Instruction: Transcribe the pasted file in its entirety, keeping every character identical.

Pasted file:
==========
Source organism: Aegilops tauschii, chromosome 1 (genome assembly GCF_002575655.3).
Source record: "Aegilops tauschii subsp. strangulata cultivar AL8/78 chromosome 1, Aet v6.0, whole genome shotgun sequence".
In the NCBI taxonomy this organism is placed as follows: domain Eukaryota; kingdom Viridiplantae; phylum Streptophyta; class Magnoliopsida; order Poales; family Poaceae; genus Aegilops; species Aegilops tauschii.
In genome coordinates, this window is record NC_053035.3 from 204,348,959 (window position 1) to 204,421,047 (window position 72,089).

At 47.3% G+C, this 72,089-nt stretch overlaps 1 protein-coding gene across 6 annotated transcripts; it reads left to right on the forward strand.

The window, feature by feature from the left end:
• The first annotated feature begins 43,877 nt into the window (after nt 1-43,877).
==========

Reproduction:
Source organism: Aegilops tauschii, chromosome 1 (genome assembly GCF_002575655.3).
Source record: "Aegilops tauschii subsp. strangulata cultivar AL8/78 chromosome 1, Aet v6.0, whole genome shotgun sequence".
In the NCBI taxonomy this organism is placed as follows: domain Eukaryota; kingdom Viridiplantae; phylum Streptophyta; class Magnoliopsida; order Poales; family Poaceae; genus Aegilops; species Aegilops tauschii.
In genome coordinates, this window is record NC_053035.3 from 204,348,959 (window position 1) to 204,421,047 (window position 72,089).

At 47.3% G+C, this 72,089-nt stretch overlaps 1 protein-coding gene across 6 annotated transcripts; it reads left to right on the forward strand.

The window, feature by feature from the left end:
• The first annotated feature begins 43,877 nt into the window (after nt 1-43,877).